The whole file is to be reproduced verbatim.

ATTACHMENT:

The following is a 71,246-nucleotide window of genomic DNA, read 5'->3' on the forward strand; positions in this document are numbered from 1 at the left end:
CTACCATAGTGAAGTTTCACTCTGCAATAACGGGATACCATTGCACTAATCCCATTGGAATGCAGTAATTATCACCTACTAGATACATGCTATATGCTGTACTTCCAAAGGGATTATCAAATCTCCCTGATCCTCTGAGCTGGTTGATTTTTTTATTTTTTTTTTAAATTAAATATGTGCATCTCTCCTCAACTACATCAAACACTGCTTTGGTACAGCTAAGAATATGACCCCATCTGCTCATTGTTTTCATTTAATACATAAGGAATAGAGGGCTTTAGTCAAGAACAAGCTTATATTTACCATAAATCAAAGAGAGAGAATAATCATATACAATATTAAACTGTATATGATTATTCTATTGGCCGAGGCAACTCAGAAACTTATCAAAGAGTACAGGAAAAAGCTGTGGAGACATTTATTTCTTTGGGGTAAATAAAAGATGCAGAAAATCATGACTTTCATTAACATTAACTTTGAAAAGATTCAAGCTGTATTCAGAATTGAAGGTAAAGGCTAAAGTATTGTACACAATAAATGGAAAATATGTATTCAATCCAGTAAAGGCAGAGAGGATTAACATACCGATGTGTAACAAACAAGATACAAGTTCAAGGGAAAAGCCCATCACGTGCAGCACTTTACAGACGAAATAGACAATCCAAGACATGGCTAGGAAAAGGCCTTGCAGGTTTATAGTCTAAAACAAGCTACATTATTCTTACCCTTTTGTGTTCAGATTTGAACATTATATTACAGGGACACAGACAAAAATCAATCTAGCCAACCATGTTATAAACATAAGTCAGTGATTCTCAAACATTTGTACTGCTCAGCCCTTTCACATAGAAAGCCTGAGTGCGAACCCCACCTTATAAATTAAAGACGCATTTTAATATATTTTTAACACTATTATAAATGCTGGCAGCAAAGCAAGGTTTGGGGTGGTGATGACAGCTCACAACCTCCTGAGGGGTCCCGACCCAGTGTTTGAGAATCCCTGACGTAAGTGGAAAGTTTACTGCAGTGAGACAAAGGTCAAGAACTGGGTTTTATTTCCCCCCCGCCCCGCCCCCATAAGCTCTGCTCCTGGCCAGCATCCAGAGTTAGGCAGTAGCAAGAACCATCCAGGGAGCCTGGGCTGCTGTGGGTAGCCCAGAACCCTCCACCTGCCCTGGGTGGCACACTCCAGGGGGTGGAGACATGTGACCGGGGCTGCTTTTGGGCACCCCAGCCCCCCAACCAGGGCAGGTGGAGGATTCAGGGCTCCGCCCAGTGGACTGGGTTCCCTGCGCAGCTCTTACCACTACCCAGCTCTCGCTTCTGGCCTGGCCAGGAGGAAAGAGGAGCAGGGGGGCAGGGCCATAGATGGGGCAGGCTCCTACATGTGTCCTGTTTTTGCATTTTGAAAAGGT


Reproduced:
The following is a 71,246-nucleotide window of genomic DNA, read 5'->3' on the forward strand; positions in this document are numbered from 1 at the left end:
CTACCATAGTGAAGTTTCACTCTGCAATAACGGGATACCATTGCACTAATCCCATTGGAATGCAGTAATTATCACCTACTAGATACATGCTATATGCTGTACTTCCAAAGGGATTATCAAATCTCCCTGATCCTCTGAGCTGGTTGATTTTTTTATTTTTTTTTTAAATTAAATATGTGCATCTCTCCTCAACTACATCAAACACTGCTTTGGTACAGCTAAGAATATGACCCCATCTGCTCATTGTTTTCATTTAATACATAAGGAATAGAGGGCTTTAGTCAAGAACAAGCTTATATTTACCATAAATCAAAGAGAGAGAATAATCATATACAATATTAAACTGTATATGATTATTCTATTGGCCGAGGCAACTCAGAAACTTATCAAAGAGTACAGGAAAAAGCTGTGGAGACATTTATTTCTTTGGGGTAAATAAAAGATGCAGAAAATCATGACTTTCATTAACATTAACTTTGAAAAGATTCAAGCTGTATTCAGAATTGAAGGTAAAGGCTAAAGTATTGTACACAATAAATGGAAAATATGTATTCAATCCAGTAAAGGCAGAGAGGATTAACATACCGATGTGTAACAAACAAGATACAAGTTCAAGGGAAAAGCCCATCACGTGCAGCACTTTACAGACGAAATAGACAATCCAAGACATGGCTAGGAAAAGGCCTTGCAGGTTTATAGTCTAAAACAAGCTACATTATTCTTACCCTTTTGTGTTCAGATTTGAACATTATATTACAGGGACACAGACAAAAATCAATCTAGCCAACCATGTTATAAACATAAGTCAGTGATTCTCAAACATTTGTACTGCTCAGCCCTTTCACATAGAAAGCCTGAGTGCGAACCCCACCTTATAAATTAAAGACGCATTTTAATATATTTTTAACACTATTATAAATGCTGGCAGCAAAGCAAGGTTTGGGGTGGTGATGACAGCTCACAACCTCCTGAGGGGTCCCGACCCAGTGTTTGAGAATCCCTGACGTAAGTGGAAAGTTTACTGCAGTGAGACAAAGGTCAAGAACTGGGTTTTATTTCCCCCCCGCCCCGCCCCCATAAGCTCTGCTCCTGGCCAGCATCCAGAGTTAGGCAGTAGCAAGAACCATCCAGGGAGCCTGGGCTGCTGTGGGTAGCCCAGAACCCTCCACCTGCCCTGGGTGGCACACTCCAGGGGGTGGAGACATGTGACCGGGGCTGCTTTTGGGCACCCCAGCCCCCCAACCAGGGCAGGTGGAGGATTCAGGGCTCCGCCCAGTGGACTGGGTTCCCTGCGCAGCTCTTACCACTACCCAGCTCTCGCTTCTGGCCTGGCCAGGAGGAAAGAGGAGCAGGGGGGCAGGGCCATAGATGGGGCAGGCTCCTACATGTGTCCTGTTTTTGCATTTTGAAAAGGT